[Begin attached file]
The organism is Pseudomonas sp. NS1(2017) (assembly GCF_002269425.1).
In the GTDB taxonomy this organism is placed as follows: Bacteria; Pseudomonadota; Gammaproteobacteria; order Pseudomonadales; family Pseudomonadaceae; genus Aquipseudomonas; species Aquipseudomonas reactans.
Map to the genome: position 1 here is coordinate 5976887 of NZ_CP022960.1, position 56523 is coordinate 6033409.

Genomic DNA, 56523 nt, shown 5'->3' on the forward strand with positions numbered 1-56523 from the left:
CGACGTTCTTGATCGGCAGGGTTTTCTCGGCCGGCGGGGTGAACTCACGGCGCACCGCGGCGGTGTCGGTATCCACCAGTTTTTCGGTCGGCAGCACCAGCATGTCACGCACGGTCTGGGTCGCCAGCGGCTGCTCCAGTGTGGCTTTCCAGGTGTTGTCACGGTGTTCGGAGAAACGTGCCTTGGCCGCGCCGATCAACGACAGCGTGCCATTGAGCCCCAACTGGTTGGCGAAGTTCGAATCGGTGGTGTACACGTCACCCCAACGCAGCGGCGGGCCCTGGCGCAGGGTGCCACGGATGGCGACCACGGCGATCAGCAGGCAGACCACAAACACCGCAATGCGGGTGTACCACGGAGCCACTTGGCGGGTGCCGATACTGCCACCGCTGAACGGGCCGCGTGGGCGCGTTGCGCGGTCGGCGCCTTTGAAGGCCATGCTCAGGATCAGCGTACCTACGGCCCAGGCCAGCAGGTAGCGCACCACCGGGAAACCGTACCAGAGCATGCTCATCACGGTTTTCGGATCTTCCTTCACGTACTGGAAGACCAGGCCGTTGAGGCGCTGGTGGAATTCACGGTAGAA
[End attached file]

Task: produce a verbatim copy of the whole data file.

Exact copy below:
The organism is Pseudomonas sp. NS1(2017) (assembly GCF_002269425.1).
In the GTDB taxonomy this organism is placed as follows: Bacteria; Pseudomonadota; Gammaproteobacteria; order Pseudomonadales; family Pseudomonadaceae; genus Aquipseudomonas; species Aquipseudomonas reactans.
Map to the genome: position 1 here is coordinate 5976887 of NZ_CP022960.1, position 56523 is coordinate 6033409.

Genomic DNA, 56523 nt, shown 5'->3' on the forward strand with positions numbered 1-56523 from the left:
CGACGTTCTTGATCGGCAGGGTTTTCTCGGCCGGCGGGGTGAACTCACGGCGCACCGCGGCGGTGTCGGTATCCACCAGTTTTTCGGTCGGCAGCACCAGCATGTCACGCACGGTCTGGGTCGCCAGCGGCTGCTCCAGTGTGGCTTTCCAGGTGTTGTCACGGTGTTCGGAGAAACGTGCCTTGGCCGCGCCGATCAACGACAGCGTGCCATTGAGCCCCAACTGGTTGGCGAAGTTCGAATCGGTGGTGTACACGTCACCCCAACGCAGCGGCGGGCCCTGGCGCAGGGTGCCACGGATGGCGACCACGGCGATCAGCAGGCAGACCACAAACACCGCAATGCGGGTGTACCACGGAGCCACTTGGCGGGTGCCGATACTGCCACCGCTGAACGGGCCGCGTGGGCGCGTTGCGCGGTCGGCGCCTTTGAAGGCCATGCTCAGGATCAGCGTACCTACGGCCCAGGCCAGCAGGTAGCGCACCACCGGGAAACCGTACCAGAGCATGCTCATCACGGTTTTCGGATCTTCCTTCACGTACTGGAAGACCAGGCCGTTGAGGCGCTGGTGGAATTCACGGTAGAA